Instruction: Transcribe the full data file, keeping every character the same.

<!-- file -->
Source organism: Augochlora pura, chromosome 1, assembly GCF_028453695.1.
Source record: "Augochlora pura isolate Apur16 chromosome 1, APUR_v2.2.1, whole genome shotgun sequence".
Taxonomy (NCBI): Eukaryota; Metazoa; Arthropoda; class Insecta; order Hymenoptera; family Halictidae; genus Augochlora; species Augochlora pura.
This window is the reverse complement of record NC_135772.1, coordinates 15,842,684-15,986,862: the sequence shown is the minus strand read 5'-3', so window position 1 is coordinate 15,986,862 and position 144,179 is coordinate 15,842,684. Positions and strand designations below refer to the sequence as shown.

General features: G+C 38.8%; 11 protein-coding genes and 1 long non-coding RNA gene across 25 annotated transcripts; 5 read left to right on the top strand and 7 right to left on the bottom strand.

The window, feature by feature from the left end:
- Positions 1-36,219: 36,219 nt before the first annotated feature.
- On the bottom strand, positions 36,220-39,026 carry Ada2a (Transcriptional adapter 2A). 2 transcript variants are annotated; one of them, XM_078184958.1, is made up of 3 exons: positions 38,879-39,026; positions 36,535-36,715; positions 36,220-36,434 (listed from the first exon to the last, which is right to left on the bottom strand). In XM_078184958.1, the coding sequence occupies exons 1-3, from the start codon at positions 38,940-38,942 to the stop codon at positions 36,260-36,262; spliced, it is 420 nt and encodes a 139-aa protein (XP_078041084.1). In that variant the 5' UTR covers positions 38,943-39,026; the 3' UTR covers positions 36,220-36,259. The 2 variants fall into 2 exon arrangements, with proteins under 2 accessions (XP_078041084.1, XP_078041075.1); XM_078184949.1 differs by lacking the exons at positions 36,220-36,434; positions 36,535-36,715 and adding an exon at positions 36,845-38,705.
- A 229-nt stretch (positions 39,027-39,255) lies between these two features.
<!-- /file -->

Source organism: Augochlora pura, chromosome 1, assembly GCF_028453695.1.
Source record: "Augochlora pura isolate Apur16 chromosome 1, APUR_v2.2.1, whole genome shotgun sequence".
Taxonomy (NCBI): Eukaryota; Metazoa; Arthropoda; class Insecta; order Hymenoptera; family Halictidae; genus Augochlora; species Augochlora pura.
This window is the reverse complement of record NC_135772.1, coordinates 15,842,684-15,986,862: the sequence shown is the minus strand read 5'-3', so window position 1 is coordinate 15,986,862 and position 144,179 is coordinate 15,842,684. Positions and strand designations below refer to the sequence as shown.

General features: G+C 38.8%; 11 protein-coding genes and 1 long non-coding RNA gene across 25 annotated transcripts; 5 read left to right on the top strand and 7 right to left on the bottom strand.

The window, feature by feature from the left end:
- Positions 1-36,219: 36,219 nt before the first annotated feature.
- On the bottom strand, positions 36,220-39,026 carry Ada2a (Transcriptional adapter 2A). 2 transcript variants are annotated; one of them, XM_078184958.1, is made up of 3 exons: positions 38,879-39,026; positions 36,535-36,715; positions 36,220-36,434 (listed from the first exon to the last, which is right to left on the bottom strand). In XM_078184958.1, the coding sequence occupies exons 1-3, from the start codon at positions 38,940-38,942 to the stop codon at positions 36,260-36,262; spliced, it is 420 nt and encodes a 139-aa protein (XP_078041084.1). In that variant the 5' UTR covers positions 38,943-39,026; the 3' UTR covers positions 36,220-36,259. The 2 variants fall into 2 exon arrangements, with proteins under 2 accessions (XP_078041084.1, XP_078041075.1); XM_078184949.1 differs by lacking the exons at positions 36,220-36,434; positions 36,535-36,715 and adding an exon at positions 36,845-38,705.
- A 229-nt stretch (positions 39,027-39,255) lies between these two features.